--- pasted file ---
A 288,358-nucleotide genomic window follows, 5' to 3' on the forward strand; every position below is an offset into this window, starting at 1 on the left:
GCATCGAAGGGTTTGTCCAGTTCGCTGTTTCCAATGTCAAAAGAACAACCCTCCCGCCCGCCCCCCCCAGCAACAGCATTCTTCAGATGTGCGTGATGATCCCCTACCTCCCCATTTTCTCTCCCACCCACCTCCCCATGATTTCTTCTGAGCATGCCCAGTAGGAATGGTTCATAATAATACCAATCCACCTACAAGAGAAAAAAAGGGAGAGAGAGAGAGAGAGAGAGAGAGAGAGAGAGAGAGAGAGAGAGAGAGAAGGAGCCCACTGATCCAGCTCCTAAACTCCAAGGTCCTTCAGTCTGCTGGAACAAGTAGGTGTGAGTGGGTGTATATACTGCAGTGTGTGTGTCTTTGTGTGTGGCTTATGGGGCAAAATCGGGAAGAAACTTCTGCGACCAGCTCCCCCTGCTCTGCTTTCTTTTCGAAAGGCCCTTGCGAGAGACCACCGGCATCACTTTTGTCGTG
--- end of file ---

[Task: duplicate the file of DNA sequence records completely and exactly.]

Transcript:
A 288,358-nucleotide genomic window follows, 5' to 3' on the forward strand; every position below is an offset into this window, starting at 1 on the left:
GCATCGAAGGGTTTGTCCAGTTCGCTGTTTCCAATGTCAAAAGAACAACCCTCCCGCCCGCCCCCCCCAGCAACAGCATTCTTCAGATGTGCGTGATGATCCCCTACCTCCCCATTTTCTCTCCCACCCACCTCCCCATGATTTCTTCTGAGCATGCCCAGTAGGAATGGTTCATAATAATACCAATCCACCTACAAGAGAAAAAAAGGGAGAGAGAGAGAGAGAGAGAGAGAGAGAGAGAGAGAGAGAGAGAGAGAGAAGGAGCCCACTGATCCAGCTCCTAAACTCCAAGGTCCTTCAGTCTGCTGGAACAAGTAGGTGTGAGTGGGTGTATATACTGCAGTGTGTGTGTCTTTGTGTGTGGCTTATGGGGCAAAATCGGGAAGAAACTTCTGCGACCAGCTCCCCCTGCTCTGCTTTCTTTTCGAAAGGCCCTTGCGAGAGACCACCGGCATCACTTTTGTCGTG